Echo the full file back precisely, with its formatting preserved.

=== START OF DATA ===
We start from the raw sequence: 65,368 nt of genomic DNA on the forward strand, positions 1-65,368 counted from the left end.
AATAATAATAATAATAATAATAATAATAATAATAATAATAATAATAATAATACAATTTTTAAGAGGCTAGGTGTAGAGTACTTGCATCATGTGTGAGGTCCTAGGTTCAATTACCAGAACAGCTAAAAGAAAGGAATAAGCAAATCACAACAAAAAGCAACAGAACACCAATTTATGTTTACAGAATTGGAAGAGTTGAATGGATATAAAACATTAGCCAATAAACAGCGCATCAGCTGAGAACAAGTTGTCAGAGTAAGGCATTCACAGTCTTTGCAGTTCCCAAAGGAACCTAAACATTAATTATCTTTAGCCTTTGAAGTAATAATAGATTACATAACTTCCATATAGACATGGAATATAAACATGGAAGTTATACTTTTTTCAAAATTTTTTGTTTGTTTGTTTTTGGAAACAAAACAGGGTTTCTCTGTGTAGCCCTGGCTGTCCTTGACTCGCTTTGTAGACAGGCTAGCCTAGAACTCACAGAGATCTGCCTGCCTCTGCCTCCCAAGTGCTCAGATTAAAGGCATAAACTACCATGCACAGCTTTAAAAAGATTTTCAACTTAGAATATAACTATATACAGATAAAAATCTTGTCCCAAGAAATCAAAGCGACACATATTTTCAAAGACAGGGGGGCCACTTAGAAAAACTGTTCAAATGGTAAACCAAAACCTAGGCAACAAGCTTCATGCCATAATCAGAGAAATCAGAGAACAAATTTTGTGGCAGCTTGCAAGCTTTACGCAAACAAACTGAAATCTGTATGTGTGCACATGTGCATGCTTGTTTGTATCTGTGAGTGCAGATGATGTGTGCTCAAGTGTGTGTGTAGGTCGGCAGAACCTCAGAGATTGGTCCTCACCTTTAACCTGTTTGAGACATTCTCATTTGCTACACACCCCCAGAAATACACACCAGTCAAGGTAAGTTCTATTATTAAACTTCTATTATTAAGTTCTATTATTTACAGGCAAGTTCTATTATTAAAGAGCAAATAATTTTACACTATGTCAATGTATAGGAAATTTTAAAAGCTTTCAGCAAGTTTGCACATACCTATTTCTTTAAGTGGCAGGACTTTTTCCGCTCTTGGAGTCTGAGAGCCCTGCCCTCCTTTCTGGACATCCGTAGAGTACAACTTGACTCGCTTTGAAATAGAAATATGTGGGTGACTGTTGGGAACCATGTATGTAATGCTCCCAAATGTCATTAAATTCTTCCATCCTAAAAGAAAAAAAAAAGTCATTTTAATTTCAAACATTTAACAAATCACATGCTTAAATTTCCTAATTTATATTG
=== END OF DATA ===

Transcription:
We start from the raw sequence: 65,368 nt of genomic DNA on the forward strand, positions 1-65,368 counted from the left end.
AATAATAATAATAATAATAATAATAATAATAATAATAATAATAATAATAATACAATTTTTAAGAGGCTAGGTGTAGAGTACTTGCATCATGTGTGAGGTCCTAGGTTCAATTACCAGAACAGCTAAAAGAAAGGAATAAGCAAATCACAACAAAAAGCAACAGAACACCAATTTATGTTTACAGAATTGGAAGAGTTGAATGGATATAAAACATTAGCCAATAAACAGCGCATCAGCTGAGAACAAGTTGTCAGAGTAAGGCATTCACAGTCTTTGCAGTTCCCAAAGGAACCTAAACATTAATTATCTTTAGCCTTTGAAGTAATAATAGATTACATAACTTCCATATAGACATGGAATATAAACATGGAAGTTATACTTTTTTCAAAATTTTTTGTTTGTTTGTTTTTGGAAACAAAACAGGGTTTCTCTGTGTAGCCCTGGCTGTCCTTGACTCGCTTTGTAGACAGGCTAGCCTAGAACTCACAGAGATCTGCCTGCCTCTGCCTCCCAAGTGCTCAGATTAAAGGCATAAACTACCATGCACAGCTTTAAAAAGATTTTCAACTTAGAATATAACTATATACAGATAAAAATCTTGTCCCAAGAAATCAAAGCGACACATATTTTCAAAGACAGGGGGGCCACTTAGAAAAACTGTTCAAATGGTAAACCAAAACCTAGGCAACAAGCTTCATGCCATAATCAGAGAAATCAGAGAACAAATTTTGTGGCAGCTTGCAAGCTTTACGCAAACAAACTGAAATCTGTATGTGTGCACATGTGCATGCTTGTTTGTATCTGTGAGTGCAGATGATGTGTGCTCAAGTGTGTGTGTAGGTCGGCAGAACCTCAGAGATTGGTCCTCACCTTTAACCTGTTTGAGACATTCTCATTTGCTACACACCCCCAGAAATACACACCAGTCAAGGTAAGTTCTATTATTAAACTTCTATTATTAAGTTCTATTATTTACAGGCAAGTTCTATTATTAAAGAGCAAATAATTTTACACTATGTCAATGTATAGGAAATTTTAAAAGCTTTCAGCAAGTTTGCACATACCTATTTCTTTAAGTGGCAGGACTTTTTCCGCTCTTGGAGTCTGAGAGCCCTGCCCTCCTTTCTGGACATCCGTAGAGTACAACTTGACTCGCTTTGAAATAGAAATATGTGGGTGACTGTTGGGAACCATGTATGTAATGCTCCCAAATGTCATTAAATTCTTCCATCCTAAAAGAAAAAAAAAAGTCATTTTAATTTCAAACATTTAACAAATCACATGCTTAAATTTCCTAATTTATATTG